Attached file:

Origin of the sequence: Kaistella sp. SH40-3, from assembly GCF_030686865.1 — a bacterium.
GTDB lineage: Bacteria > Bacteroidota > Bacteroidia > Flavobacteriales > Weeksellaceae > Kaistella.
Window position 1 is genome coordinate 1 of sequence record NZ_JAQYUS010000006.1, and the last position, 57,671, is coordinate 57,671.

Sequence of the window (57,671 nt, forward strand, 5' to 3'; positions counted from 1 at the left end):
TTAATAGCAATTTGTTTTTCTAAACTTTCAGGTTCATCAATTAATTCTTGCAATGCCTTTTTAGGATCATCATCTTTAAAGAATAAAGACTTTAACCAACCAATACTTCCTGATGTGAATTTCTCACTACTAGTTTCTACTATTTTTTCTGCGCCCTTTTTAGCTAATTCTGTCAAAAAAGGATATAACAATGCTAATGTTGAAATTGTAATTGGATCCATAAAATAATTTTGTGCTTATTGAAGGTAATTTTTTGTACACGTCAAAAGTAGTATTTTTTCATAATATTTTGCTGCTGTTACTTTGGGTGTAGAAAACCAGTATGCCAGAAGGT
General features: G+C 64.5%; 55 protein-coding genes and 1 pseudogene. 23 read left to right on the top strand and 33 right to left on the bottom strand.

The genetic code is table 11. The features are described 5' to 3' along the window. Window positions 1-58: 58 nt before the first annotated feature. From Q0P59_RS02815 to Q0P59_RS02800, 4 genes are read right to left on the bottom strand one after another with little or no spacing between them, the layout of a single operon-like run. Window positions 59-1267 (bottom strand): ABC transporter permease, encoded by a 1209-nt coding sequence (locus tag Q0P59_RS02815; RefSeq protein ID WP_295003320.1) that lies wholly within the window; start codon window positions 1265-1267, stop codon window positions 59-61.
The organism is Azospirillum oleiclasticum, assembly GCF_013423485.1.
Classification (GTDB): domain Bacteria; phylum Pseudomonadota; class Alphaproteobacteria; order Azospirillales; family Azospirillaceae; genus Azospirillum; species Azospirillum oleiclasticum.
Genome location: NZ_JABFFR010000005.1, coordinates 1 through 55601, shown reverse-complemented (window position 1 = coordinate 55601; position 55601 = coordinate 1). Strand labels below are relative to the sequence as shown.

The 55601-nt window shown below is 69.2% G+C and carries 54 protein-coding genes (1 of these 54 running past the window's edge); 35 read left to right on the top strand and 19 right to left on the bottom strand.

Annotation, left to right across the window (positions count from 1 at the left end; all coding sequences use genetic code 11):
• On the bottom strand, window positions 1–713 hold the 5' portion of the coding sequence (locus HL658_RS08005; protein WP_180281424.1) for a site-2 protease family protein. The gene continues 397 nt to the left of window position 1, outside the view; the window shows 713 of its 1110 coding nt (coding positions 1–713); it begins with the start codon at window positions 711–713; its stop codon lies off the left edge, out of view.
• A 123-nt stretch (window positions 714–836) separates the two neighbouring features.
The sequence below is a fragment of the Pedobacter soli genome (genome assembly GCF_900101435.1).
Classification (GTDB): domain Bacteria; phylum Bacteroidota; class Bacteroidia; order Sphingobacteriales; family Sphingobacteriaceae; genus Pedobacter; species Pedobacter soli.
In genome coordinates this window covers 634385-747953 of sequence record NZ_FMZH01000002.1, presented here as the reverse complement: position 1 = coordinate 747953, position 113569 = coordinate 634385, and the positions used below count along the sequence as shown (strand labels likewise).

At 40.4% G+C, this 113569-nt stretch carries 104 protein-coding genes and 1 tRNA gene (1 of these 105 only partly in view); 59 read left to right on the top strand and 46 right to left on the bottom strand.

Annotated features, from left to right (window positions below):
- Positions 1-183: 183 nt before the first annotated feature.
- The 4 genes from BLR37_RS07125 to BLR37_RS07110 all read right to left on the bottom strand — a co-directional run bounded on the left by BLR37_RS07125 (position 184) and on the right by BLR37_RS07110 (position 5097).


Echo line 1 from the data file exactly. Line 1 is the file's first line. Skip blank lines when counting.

Origin of the sequence: Kaistella sp. SH40-3, from assembly GCF_030686865.1 — a bacterium.